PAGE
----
Parul Kapur Hinzen: What prompted you to write this memoir at this point in your life?

Oscar Hijuelos: Well, uh, it’s a long story. [Laughter.] I’m best known for my novel “The Mambo Kings Play Songs of Love.” Because of that, a lot of people don’t know my first novel, “Our House,” in which in a fictional kind of way I try to present a lot of the [family] issues one finds in “Thoughts Without Cigarettes.” Also, I was really reflecting on a past that was sort of slipping away slowly. I mean it’s hard to remember some things. So I just got it down as much as I could.

Hinzen: You confide at one point that whatever you wrote as a young man, however veiled, “in some mystical way, led back to my pop.” Is that still true for you decades later? Are you still trying to recover your father through your writing?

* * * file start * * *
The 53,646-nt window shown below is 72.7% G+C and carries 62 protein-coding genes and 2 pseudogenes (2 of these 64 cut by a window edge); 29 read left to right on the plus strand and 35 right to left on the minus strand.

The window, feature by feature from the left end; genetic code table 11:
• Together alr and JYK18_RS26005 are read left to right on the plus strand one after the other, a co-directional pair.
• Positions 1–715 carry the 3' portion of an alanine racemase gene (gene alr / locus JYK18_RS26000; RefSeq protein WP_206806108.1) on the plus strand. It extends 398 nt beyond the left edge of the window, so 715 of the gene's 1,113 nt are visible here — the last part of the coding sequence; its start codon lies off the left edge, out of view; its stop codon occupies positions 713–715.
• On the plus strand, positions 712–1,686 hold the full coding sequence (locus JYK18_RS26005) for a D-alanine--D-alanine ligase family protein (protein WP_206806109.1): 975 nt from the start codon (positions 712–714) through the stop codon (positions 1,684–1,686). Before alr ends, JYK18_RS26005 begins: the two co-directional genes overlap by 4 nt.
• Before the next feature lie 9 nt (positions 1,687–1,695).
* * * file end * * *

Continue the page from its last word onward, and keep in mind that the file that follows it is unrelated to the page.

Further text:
Hijuelos: That’s an interesting question because, yeah, I still often think about him when I write. You know my mother passed away about five years ago. But I don’t know if it was a function of age with my father — I was 17 when he passed away. I rarely go through a day when I don’t think about one or the other of them. When I’m writing I often feel accompanied by some aspect of their personalities. It’s hard to explain — they provide a frame of reference for me. Also, it sort of warms my heart a little bit, even though some of the things I tend to write about are hard. In my writing, whether I’m writing directly about them [or not], it’s like an unconscious way, a subconscious way, of communing with their spirits perhaps.

Hinzen: In “Thoughts” you also describe how, when you wrote about your father earlier, all the mental anguish you felt looking back on the painful parts of your childhood or on his life became physical — your skin broke out in welts, you got terrible eczema. Has time healed all that? Or is writing still a painful process for you?